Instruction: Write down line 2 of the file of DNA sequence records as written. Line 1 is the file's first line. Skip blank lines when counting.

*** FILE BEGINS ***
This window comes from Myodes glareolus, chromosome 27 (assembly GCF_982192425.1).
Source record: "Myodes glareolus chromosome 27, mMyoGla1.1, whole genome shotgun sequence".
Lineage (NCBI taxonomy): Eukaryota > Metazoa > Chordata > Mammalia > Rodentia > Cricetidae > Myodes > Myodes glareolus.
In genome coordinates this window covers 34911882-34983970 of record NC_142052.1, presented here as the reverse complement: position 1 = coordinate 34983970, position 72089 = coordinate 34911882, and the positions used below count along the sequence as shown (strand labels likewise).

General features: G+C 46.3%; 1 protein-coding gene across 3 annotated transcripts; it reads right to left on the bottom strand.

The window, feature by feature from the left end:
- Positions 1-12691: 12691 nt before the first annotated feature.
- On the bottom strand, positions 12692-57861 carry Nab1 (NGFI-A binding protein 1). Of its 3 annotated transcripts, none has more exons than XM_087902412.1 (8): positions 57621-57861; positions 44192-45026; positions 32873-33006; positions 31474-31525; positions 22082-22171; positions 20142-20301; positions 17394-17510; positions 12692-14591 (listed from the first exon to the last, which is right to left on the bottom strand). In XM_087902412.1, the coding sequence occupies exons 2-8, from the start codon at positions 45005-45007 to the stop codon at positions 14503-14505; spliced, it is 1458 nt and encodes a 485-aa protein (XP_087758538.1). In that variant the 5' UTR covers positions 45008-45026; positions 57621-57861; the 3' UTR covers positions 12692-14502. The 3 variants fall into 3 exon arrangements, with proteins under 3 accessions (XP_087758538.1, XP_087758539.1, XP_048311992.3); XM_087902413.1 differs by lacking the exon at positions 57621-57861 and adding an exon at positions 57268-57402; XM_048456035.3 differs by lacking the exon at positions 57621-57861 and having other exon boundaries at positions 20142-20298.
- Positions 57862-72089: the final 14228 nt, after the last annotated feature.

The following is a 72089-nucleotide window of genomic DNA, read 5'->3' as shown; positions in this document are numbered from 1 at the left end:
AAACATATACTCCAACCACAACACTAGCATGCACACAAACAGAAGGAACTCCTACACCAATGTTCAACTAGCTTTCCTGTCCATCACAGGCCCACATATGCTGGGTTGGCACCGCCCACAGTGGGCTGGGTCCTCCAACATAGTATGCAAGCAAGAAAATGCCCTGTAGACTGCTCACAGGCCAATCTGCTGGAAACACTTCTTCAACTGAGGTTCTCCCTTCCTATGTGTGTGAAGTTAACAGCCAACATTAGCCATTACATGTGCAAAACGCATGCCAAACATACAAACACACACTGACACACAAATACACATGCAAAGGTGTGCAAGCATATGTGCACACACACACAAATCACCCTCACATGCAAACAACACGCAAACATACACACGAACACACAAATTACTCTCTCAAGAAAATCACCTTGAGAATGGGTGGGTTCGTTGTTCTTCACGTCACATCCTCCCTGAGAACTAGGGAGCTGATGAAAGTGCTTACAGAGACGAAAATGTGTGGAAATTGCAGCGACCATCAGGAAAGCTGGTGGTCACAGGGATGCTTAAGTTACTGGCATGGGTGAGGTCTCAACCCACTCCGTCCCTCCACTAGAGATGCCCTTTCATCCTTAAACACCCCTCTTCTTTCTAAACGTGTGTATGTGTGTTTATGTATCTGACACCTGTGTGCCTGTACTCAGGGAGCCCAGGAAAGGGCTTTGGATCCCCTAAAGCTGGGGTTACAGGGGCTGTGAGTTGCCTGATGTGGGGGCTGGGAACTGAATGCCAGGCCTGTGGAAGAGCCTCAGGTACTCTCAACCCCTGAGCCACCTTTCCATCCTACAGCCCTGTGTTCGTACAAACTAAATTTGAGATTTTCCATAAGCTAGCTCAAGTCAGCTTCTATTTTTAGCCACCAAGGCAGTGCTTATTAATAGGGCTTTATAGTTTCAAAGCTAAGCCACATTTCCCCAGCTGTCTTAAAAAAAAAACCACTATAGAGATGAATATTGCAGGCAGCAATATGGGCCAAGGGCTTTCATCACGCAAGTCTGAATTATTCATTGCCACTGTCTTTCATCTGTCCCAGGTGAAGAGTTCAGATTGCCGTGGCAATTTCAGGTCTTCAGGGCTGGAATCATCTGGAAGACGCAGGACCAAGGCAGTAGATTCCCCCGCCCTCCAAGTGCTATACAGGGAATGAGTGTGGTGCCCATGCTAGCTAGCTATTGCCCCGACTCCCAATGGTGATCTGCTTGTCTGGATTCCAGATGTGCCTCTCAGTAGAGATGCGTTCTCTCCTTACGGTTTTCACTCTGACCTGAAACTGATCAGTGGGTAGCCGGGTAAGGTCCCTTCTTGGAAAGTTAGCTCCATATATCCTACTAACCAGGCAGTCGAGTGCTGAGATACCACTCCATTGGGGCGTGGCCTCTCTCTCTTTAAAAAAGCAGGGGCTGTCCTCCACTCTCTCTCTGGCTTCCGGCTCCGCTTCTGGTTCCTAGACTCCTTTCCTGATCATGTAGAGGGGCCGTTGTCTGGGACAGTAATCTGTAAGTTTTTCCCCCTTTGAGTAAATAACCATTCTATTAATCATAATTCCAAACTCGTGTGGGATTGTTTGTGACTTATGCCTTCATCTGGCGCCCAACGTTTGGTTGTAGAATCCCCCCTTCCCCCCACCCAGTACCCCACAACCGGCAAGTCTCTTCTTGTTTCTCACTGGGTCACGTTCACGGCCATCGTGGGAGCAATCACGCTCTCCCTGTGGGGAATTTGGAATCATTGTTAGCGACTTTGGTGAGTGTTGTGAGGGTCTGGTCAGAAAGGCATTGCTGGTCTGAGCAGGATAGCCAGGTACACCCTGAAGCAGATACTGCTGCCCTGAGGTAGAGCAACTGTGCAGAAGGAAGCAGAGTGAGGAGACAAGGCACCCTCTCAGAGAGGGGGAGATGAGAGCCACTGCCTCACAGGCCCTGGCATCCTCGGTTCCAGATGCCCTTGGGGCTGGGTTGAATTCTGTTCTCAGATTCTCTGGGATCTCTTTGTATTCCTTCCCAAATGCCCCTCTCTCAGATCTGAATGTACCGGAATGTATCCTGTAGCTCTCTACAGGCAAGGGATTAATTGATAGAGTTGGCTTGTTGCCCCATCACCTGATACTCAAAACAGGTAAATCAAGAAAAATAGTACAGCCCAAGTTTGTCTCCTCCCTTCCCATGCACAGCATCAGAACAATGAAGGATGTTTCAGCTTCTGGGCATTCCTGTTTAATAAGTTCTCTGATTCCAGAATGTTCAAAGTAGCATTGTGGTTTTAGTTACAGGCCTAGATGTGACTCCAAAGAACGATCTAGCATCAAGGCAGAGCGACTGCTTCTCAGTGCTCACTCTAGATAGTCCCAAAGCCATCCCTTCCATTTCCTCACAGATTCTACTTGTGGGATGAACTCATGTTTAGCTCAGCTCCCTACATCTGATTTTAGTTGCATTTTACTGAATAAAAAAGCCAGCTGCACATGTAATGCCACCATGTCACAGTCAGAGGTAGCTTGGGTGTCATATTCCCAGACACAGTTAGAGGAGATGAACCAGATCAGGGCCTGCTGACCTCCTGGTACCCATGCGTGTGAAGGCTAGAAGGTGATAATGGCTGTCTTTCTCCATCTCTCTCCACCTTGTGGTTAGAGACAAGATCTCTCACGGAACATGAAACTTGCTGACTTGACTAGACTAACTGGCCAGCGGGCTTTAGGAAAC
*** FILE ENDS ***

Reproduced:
Source record: "Myodes glareolus chromosome 27, mMyoGla1.1, whole genome shotgun sequence".